Small Growth In The South Korean Economy Is Supported By Revenge Spending

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Last Updated on October 27, 2022 by Bitfinsider

Even if the world economy is headed for a recession, South Korea’s economy experienced a slight gain due to “revenge spending” once the country reopened.

According to figures from the Bank of Korea, the gross domestic product increased 0.3% from July to September, the weakest quarterly rise in a year. The preceding quarter saw a 0.7% increase.

Kathleen Oh, Bank of America’s Korea economist, stated on CNBC’s “Squawk Box Asia” that she believes the domestic momentum to be rather resilient.

“Consumption is holding up well with the reopening and pent-up demand in services,” she said, adding that domestic demand is projected to sustain growth over the remainder of the year.

The South Korean GDP report for the third quarter revealed that growth was mostly driven by consumer expenditure and investment in infrastructure, which increased by 1.9% and 5%, respectively.

According to the Korea Culture and Tourism Institute, from January to October, the total amount spent on tourism and leisure activities was approximately 67 trillion won ($47.2 billion). Even though it was more than 5% lower than the same time period in 2019, before the epidemic, it nevertheless increased by more than 21% from the previous year.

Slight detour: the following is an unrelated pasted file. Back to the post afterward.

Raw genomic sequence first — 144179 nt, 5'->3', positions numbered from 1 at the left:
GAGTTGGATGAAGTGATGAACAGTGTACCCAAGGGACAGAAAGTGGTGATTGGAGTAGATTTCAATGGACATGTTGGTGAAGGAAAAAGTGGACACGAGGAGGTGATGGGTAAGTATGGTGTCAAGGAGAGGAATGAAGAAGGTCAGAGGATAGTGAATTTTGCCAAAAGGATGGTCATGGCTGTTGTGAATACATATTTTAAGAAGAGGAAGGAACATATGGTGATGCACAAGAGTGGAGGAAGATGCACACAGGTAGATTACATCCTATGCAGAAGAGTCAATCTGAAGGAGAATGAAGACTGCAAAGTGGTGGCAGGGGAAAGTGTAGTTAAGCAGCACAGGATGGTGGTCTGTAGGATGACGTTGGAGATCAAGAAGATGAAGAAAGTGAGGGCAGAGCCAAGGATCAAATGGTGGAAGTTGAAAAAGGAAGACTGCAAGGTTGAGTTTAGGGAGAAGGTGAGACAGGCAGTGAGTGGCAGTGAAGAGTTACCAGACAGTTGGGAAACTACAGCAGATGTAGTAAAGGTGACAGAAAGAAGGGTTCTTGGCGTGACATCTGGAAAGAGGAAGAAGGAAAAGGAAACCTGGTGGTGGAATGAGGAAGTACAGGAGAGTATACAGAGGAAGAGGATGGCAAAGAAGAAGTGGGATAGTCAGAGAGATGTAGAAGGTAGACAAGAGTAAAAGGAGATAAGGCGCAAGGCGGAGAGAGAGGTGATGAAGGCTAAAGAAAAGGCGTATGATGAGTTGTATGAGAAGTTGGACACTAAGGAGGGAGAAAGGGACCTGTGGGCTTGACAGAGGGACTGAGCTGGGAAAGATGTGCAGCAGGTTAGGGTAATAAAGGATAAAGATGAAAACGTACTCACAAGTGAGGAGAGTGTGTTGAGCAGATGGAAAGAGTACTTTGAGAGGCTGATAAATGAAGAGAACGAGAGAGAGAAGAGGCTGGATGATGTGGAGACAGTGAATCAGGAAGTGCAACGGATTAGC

The expenditures decreased by more than 28% in 2020 compared to the same time in 2019 and remained constant in 2021.

“Private consumption maintained a robust rate of growth,” Goldman Sachs analysts wrote in a Thursday report, adding that it was greater than anticipated and driven by spending on autos and services.

Additionally, ING economists stated, “Reopening-enhanced pent-up consumer spending slowed while investment exhibited a more robust rebound.”

Goldman Sachs economists recently lowered their outlook for South Korea’s growth in 2023 from 1.7% to 1.4%.

“The primary reasons for our more pessimistic growth outlook are the current and anticipated deterioration in external demand,” the economists wrote in a note.

They alluded to the possibility of a global slow economy affecting domestic demand, in addition to local headwinds such as monetary tightening and, in the case of South Korea, fiscal consolidation.


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